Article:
In the midst of a pandemic with international travel a distant dream, memories of past travels sustain me. Right now I can close my eyes and remember being in France with my friend, Tania. Of how we found our way to the town of Pézenas after a visit to a winery that left us, perhaps, a little drunk on wine and olive oil and sunshine from a winery tour and tasting.
The tour itself would have been enough to make the day perfect, walking through rows of grapevines, under the canopy of olive trees, through the cool ancient buildings holding giant vats of wine. The post-tour tasting where we made bruschetta with tomatoes and olive oil fresh from vine and tree. How I threw salt over my shoulder for good luck. The jolly time sharing the food and wine with Brits – a couple of ex-pats, the others visiting them on holiday. How goat cheese, something I normally don’t care for, tasted so good I put even more on the rustic crackers fresh made by a local baker, and topped it all with locally made jam. How Tania fell asleep when she took a quick lie-down on the age-old stone wall shaded from the sun.
We found our way to Pézenas to pick up a few last trinkets for ourselves and to bring to friends and family at home. A Languadoc cross made of iron for me, lavender soaps, candies made from almond paste, a linen table cloth for Tania’s aunt, some coasters for my friend. In the late afternoon, desperate for sustenance and rest, we found our way to a bar-by-night-cafe-by-day along the main street. People were seated at small tables outside but we weren’t sure how or where to order. Tentatively, we found our way inside where, with smiles, faltering French and help from a bartender who was happy to try out his English, managed to order a cafe au lait for me and a pot of tea for Tania.“I’ll bring it out to you,” we think he said, so we made our way out to find a place to sit.
We needed a treat, we decided, so from our tiny round table for two, looked around us and saw a patisserie one shop away. “Bonjour,” the pretty clerk said as we walked inside and breathed in the smell of fresh breads and sweets.“Bonjour!” we responded. She said something we didn’t understand so we smiled, laughed, and tried our best to communicate by asking “Macaron?” She pointed to little cakes in the pastry case with tiny macaron shells decorating their tops. We shook our heads no. “Macaron? Deux? We held up two fingers, looked at all of the breads and pastries before us, all of them beautiful, but no macarons. Then we noticed a freezer along the wall with dozens of packaged macarons inside it. “Oui! Macarons!” we said, excited. With shrugs and smiles, we managed to order a package of six macarons, each a different flavor, which we carried in their little cardboard box to our tiny table. The bartender brought us our coffee and tea and we each took a breath and settled in.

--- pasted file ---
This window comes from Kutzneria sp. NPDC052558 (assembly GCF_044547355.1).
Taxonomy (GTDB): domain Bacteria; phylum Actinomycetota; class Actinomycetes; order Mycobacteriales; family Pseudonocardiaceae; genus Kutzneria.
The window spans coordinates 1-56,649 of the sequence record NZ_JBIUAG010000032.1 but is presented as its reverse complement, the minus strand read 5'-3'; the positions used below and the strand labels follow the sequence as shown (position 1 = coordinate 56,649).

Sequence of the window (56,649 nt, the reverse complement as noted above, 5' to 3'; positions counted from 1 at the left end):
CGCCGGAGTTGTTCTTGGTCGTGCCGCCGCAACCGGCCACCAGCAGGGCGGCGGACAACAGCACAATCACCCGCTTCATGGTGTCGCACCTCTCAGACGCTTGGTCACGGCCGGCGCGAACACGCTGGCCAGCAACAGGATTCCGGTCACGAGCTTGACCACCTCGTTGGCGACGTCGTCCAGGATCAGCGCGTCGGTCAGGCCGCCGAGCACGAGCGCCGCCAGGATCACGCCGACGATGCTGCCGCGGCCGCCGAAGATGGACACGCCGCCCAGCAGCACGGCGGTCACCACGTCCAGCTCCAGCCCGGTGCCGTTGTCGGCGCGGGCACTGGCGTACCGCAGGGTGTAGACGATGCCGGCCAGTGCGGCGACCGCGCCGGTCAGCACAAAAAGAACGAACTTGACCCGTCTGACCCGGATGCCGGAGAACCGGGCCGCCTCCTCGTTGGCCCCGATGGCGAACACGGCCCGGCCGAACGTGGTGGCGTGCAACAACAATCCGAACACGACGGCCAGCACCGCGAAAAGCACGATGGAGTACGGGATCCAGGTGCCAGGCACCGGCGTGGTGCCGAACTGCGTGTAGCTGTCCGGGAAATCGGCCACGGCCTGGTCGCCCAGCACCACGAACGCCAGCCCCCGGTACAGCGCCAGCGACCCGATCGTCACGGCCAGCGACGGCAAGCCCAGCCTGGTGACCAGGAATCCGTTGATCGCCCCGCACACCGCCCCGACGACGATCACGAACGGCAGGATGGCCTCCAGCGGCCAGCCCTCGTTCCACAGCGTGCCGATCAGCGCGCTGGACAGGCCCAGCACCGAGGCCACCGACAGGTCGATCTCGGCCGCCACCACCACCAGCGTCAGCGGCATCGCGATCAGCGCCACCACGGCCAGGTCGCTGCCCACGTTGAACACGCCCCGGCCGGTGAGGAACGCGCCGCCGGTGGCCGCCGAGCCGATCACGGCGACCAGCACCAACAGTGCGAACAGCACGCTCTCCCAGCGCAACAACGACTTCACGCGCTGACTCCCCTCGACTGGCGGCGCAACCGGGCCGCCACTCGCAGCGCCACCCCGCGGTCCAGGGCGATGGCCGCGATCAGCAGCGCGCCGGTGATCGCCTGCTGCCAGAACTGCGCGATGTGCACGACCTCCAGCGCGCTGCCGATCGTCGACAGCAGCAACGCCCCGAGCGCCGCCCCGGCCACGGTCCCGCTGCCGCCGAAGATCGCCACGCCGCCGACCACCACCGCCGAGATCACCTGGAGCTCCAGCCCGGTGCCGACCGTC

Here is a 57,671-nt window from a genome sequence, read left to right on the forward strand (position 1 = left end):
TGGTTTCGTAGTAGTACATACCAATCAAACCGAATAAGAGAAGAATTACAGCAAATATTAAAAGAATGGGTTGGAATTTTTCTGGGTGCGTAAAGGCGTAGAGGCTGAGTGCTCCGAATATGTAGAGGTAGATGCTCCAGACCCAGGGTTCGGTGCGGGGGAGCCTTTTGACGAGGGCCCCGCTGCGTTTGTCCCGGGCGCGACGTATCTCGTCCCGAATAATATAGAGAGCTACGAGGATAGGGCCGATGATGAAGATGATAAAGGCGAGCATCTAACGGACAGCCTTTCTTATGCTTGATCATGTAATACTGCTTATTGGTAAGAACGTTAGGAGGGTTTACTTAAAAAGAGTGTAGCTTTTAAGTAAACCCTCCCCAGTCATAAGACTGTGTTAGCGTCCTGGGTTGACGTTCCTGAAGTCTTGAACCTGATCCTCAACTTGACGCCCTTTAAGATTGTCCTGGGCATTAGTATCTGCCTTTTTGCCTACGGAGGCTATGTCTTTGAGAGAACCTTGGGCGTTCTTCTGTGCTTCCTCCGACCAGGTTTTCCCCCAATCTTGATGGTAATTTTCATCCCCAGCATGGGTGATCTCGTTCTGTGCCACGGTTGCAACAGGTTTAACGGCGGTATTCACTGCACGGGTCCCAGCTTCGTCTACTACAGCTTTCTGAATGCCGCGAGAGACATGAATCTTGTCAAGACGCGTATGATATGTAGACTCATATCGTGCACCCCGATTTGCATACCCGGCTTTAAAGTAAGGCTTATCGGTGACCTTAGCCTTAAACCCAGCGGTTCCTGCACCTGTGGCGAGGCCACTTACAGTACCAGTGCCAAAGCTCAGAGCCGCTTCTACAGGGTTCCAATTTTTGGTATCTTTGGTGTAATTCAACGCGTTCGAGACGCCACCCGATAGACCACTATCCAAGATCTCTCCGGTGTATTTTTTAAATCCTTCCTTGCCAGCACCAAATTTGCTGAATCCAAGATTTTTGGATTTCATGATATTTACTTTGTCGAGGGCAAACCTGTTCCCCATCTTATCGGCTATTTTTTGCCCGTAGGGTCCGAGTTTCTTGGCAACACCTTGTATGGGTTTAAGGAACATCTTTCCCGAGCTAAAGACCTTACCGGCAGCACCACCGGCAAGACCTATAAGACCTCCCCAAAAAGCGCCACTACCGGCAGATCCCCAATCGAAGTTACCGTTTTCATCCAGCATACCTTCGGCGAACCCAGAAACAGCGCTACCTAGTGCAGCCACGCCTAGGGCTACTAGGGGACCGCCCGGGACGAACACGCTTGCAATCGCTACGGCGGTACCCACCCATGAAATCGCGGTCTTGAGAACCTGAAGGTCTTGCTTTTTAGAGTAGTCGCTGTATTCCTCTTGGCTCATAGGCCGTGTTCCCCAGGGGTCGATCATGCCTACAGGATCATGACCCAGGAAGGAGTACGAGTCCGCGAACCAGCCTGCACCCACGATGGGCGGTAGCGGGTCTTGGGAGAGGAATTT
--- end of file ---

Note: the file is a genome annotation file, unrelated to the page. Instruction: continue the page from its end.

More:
We decided to eat just one macaron each. I wish I remember which I ate first. The orange? The chocolate? I don’t remember the flavor but I do remember the give of their shells as I bit into them, the softness of their centers. And I remember that instead of eating one macaron each we ate all six. And that while we drank and ate we talked. About what? I’m not certain. But I’m sure we said we were glad we took a chance and said “yes” to the invitation to share a rental in France with a woman we barely knew. Of how she baked French meals for us each day and of how delicious they were. Of how we spent hours writing and reading at our giant run-down house in a tiny village of only a thousand souls in the southwest of France. Of how I walked all around that village but still couldn’t find the giant chateau. Of how we barely could manage to drive our compact stick-shift rental through the narrow streets. Of how we were sad our trip was about to end.
We watched tourists and locals as they walked into shops and, later, walked out of them with bags full. We noticed three people way across the cobbled street who, we concluded based on their hand gestures and body language, were arguing. We saw children sit down with grownups at the tables near us. Saw women talking over glasses of wine.
We noticed a smallish old man sitting by himself at a table about ten feet away. He had a bottle of beer in front of him, maybe it was two. No cell phone did he pull out of his pocket to look at. Instead, he sat and watched all that was going on around him while he drank his bottle of beer. I imagined him there every afternoon, just him and his beer at his table. I tucked away the memory of the stillness of the man with his beer, all alone but seeming not at all unhappy. I tucked it away to pull out at a later time like on this cloudy, snowy afternoon over a year later when I needed the memory of what it was like to be in the presence of contentment and unbothered rest.
Bio: Myrna CG Mibus is a writer and bookseller living in Northfield, Minnesota. She enjoys baking, bicycling, gardening and reading. England is her favorite travel destination.
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